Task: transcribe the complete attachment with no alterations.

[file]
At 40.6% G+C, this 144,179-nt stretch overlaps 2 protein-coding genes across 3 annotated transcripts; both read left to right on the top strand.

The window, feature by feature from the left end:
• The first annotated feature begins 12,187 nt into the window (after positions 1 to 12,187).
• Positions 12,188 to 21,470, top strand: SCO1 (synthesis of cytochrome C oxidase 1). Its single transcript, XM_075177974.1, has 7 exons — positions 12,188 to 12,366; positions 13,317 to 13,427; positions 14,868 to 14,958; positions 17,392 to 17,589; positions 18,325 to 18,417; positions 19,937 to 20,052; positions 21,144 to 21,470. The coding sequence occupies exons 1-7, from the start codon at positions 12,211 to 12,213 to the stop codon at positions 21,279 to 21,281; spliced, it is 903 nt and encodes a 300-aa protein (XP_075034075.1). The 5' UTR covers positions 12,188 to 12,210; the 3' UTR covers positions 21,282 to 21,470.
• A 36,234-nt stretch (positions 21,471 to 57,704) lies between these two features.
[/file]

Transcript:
At 40.6% G+C, this 144,179-nt stretch overlaps 2 protein-coding genes across 3 annotated transcripts; both read left to right on the top strand.

The window, feature by feature from the left end:
• The first annotated feature begins 12,187 nt into the window (after positions 1 to 12,187).
• Positions 12,188 to 21,470, top strand: SCO1 (synthesis of cytochrome C oxidase 1). Its single transcript, XM_075177974.1, has 7 exons — positions 12,188 to 12,366; positions 13,317 to 13,427; positions 14,868 to 14,958; positions 17,392 to 17,589; positions 18,325 to 18,417; positions 19,937 to 20,052; positions 21,144 to 21,470. The coding sequence occupies exons 1-7, from the start codon at positions 12,211 to 12,213 to the stop codon at positions 21,279 to 21,281; spliced, it is 903 nt and encodes a 300-aa protein (XP_075034075.1). The 5' UTR covers positions 12,188 to 12,210; the 3' UTR covers positions 21,282 to 21,470.
• A 36,234-nt stretch (positions 21,471 to 57,704) lies between these two features.